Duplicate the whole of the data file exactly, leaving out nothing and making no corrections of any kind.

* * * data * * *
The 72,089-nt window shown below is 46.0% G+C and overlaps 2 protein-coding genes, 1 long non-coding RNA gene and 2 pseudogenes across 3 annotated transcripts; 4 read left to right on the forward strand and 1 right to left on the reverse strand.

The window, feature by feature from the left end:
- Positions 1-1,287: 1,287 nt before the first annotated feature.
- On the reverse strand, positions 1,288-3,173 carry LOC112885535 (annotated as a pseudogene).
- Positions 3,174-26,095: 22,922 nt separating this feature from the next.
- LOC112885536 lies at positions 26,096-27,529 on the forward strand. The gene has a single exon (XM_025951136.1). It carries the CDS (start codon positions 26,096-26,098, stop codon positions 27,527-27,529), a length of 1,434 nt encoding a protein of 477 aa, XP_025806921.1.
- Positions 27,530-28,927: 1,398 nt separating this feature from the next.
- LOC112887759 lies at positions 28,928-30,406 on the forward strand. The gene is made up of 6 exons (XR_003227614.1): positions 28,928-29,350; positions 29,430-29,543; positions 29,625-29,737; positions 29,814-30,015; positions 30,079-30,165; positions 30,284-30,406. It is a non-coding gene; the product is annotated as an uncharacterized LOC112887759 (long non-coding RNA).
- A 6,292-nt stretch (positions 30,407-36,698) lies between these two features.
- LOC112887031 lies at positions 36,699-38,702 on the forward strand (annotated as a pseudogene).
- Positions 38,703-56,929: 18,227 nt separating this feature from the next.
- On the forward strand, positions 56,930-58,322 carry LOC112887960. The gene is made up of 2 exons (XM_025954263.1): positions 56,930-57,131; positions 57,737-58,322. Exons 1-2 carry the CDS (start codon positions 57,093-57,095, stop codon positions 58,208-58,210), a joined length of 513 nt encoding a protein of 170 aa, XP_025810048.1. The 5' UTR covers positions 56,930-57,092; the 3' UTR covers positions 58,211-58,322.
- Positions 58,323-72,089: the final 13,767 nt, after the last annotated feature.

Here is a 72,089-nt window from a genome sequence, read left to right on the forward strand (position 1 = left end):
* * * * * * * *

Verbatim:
The 72,089-nt window shown below is 46.0% G+C and overlaps 2 protein-coding genes, 1 long non-coding RNA gene and 2 pseudogenes across 3 annotated transcripts; 4 read left to right on the forward strand and 1 right to left on the reverse strand.

The window, feature by feature from the left end:
- Positions 1-1,287: 1,287 nt before the first annotated feature.
- On the reverse strand, positions 1,288-3,173 carry LOC112885535 (annotated as a pseudogene).
- Positions 3,174-26,095: 22,922 nt separating this feature from the next.
- LOC112885536 lies at positions 26,096-27,529 on the forward strand. The gene has a single exon (XM_025951136.1). It carries the CDS (start codon positions 26,096-26,098, stop codon positions 27,527-27,529), a length of 1,434 nt encoding a protein of 477 aa, XP_025806921.1.
- Positions 27,530-28,927: 1,398 nt separating this feature from the next.
- LOC112887759 lies at positions 28,928-30,406 on the forward strand. The gene is made up of 6 exons (XR_003227614.1): positions 28,928-29,350; positions 29,430-29,543; positions 29,625-29,737; positions 29,814-30,015; positions 30,079-30,165; positions 30,284-30,406. It is a non-coding gene; the product is annotated as an uncharacterized LOC112887759 (long non-coding RNA).
- A 6,292-nt stretch (positions 30,407-36,698) lies between these two features.
- LOC112887031 lies at positions 36,699-38,702 on the forward strand (annotated as a pseudogene).
- Positions 38,703-56,929: 18,227 nt separating this feature from the next.
- On the forward strand, positions 56,930-58,322 carry LOC112887960. The gene is made up of 2 exons (XM_025954263.1): positions 56,930-57,131; positions 57,737-58,322. Exons 1-2 carry the CDS (start codon positions 57,093-57,095, stop codon positions 58,208-58,210), a joined length of 513 nt encoding a protein of 170 aa, XP_025810048.1. The 5' UTR covers positions 56,930-57,092; the 3' UTR covers positions 58,211-58,322.
- Positions 58,323-72,089: the final 13,767 nt, after the last annotated feature.

Here is a 72,089-nt window from a genome sequence, read left to right on the forward strand (position 1 = left end):